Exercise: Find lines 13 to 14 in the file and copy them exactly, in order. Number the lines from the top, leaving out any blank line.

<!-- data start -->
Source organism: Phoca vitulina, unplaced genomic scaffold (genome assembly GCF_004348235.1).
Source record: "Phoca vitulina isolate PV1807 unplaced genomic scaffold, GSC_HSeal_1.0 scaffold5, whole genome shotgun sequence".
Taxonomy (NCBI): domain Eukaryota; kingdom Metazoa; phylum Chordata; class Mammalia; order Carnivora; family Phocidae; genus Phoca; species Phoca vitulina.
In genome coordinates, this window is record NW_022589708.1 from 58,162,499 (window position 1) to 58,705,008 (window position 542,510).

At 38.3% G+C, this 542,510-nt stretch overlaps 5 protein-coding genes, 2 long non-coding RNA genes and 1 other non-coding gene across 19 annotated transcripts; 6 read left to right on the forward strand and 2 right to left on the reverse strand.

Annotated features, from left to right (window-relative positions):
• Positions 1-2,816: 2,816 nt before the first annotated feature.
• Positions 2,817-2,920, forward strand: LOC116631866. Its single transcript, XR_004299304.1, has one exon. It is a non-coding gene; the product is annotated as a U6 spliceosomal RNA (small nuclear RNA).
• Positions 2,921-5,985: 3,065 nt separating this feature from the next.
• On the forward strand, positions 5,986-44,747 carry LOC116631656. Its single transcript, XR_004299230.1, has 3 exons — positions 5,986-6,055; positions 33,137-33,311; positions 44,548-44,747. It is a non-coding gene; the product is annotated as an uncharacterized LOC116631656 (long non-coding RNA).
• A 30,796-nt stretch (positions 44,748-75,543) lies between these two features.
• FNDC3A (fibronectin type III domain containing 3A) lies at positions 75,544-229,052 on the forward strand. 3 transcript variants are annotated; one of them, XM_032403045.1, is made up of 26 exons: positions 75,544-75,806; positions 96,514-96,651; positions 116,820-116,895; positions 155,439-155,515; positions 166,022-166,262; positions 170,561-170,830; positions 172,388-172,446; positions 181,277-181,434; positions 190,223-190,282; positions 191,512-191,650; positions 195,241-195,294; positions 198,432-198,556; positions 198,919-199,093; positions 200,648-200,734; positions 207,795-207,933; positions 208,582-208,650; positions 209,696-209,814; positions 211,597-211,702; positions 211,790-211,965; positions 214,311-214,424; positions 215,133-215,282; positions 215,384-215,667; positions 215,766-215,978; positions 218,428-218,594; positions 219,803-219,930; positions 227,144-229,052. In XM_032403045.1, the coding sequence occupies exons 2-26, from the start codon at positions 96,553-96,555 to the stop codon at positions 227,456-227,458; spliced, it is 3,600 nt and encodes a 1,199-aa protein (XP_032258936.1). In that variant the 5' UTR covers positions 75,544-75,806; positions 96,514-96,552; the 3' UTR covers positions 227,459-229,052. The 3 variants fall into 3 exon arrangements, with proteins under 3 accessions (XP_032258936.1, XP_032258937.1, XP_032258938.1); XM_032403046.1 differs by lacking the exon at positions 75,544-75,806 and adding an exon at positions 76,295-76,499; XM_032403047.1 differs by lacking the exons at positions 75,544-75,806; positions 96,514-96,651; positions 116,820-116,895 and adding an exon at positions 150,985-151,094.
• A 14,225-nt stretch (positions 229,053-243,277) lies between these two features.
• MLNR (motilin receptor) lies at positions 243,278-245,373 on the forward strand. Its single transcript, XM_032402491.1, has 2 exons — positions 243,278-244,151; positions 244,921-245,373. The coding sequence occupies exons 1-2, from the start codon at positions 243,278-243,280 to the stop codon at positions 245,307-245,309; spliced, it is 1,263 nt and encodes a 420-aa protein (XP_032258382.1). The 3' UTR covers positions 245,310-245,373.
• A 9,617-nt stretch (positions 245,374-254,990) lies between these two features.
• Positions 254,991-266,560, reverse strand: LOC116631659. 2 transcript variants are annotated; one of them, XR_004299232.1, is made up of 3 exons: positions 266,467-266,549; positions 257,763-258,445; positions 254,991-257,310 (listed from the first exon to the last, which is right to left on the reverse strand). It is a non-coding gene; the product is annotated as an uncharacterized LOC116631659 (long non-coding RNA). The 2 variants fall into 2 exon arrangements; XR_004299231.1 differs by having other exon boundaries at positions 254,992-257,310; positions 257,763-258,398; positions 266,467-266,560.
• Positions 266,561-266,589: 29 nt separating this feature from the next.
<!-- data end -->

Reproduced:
• A 14,225-nt stretch (positions 229,053-243,277) lies between these two features.
• MLNR (motilin receptor) lies at positions 243,278-245,373 on the forward strand. Its single transcript, XM_032402491.1, has 2 exons — positions 243,278-244,151; positions 244,921-245,373. The coding sequence occupies exons 1-2, from the start codon at positions 243,278-243,280 to the stop codon at positions 245,307-245,309; spliced, it is 1,263 nt and encodes a 420-aa protein (XP_032258382.1). The 3' UTR covers positions 245,310-245,373.